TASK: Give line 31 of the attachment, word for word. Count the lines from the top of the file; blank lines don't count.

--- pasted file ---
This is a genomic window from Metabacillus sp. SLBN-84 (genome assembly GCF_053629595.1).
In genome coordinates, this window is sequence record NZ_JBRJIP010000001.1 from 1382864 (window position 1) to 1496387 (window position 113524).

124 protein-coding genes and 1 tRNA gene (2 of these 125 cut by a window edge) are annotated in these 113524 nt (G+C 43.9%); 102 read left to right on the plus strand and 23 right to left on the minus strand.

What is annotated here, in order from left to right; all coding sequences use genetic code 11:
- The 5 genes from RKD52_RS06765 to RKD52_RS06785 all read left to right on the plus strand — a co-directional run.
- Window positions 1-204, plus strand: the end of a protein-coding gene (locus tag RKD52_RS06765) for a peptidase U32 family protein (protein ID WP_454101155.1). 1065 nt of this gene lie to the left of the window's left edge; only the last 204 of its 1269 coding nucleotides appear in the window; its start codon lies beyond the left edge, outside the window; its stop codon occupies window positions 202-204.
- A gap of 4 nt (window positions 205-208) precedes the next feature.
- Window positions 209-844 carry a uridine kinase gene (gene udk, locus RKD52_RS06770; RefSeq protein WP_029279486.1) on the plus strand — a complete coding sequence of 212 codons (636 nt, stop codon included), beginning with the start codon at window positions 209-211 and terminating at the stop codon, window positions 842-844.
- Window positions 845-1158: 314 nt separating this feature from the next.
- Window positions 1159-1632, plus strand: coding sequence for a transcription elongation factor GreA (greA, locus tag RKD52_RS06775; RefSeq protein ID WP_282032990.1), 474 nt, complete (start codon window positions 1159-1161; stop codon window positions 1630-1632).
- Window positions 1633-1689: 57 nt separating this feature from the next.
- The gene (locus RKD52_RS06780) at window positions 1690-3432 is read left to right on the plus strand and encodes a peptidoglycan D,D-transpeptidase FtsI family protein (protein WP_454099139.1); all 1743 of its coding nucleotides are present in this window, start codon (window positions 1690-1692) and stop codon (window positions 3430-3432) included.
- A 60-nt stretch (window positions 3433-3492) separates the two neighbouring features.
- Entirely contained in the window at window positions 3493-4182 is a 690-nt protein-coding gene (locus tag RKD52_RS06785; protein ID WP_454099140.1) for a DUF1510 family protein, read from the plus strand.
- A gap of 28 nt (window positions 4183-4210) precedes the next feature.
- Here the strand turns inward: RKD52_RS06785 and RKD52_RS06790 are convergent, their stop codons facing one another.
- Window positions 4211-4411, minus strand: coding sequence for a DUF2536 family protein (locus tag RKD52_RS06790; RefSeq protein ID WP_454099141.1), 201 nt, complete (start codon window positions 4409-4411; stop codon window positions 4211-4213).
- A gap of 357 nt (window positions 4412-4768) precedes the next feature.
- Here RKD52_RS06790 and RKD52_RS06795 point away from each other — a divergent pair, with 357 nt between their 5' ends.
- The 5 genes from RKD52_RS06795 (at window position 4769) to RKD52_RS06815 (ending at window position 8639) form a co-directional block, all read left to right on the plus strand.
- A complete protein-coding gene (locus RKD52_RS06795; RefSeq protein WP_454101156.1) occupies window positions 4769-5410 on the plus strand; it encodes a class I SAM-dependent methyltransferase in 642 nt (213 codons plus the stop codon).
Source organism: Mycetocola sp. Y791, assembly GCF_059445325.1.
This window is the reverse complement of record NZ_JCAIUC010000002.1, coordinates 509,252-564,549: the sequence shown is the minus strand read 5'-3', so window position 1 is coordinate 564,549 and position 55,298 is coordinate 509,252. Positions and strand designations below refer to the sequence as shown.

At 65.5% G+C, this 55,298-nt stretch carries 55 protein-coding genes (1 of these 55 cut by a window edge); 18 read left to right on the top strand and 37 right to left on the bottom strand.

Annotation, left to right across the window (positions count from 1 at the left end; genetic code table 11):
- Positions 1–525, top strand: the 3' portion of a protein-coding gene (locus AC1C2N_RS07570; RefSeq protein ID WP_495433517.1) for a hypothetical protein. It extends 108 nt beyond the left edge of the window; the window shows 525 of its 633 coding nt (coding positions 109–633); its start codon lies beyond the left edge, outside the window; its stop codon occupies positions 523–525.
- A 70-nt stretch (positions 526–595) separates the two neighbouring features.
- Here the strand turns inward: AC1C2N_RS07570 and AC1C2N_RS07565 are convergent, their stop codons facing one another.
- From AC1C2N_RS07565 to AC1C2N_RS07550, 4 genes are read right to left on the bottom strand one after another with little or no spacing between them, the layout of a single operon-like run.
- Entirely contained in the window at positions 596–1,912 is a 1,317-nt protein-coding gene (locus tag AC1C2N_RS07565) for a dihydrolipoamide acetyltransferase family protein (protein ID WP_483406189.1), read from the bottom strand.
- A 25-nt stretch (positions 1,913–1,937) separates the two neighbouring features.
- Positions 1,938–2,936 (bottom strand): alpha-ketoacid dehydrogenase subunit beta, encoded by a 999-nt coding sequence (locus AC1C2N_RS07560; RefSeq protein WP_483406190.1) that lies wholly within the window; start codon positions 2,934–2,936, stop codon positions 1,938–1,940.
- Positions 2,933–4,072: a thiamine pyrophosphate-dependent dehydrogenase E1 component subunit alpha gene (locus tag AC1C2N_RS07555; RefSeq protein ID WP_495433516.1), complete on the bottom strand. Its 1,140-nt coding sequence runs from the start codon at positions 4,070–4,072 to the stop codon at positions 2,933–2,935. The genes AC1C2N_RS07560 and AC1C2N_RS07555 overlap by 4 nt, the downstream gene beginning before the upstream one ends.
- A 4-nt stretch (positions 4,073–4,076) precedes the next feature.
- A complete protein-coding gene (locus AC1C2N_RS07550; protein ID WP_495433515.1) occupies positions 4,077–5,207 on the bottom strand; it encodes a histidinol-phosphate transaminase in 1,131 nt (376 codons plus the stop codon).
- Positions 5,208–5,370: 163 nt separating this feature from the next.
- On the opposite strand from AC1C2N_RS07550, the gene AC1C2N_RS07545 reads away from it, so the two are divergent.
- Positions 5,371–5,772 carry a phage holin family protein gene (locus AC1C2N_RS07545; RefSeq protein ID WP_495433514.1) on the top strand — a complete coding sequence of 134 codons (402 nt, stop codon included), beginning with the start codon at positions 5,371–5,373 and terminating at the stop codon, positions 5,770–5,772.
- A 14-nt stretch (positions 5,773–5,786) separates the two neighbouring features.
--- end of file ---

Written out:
- A 25-nt stretch (positions 1,913–1,937) separates the two neighbouring features.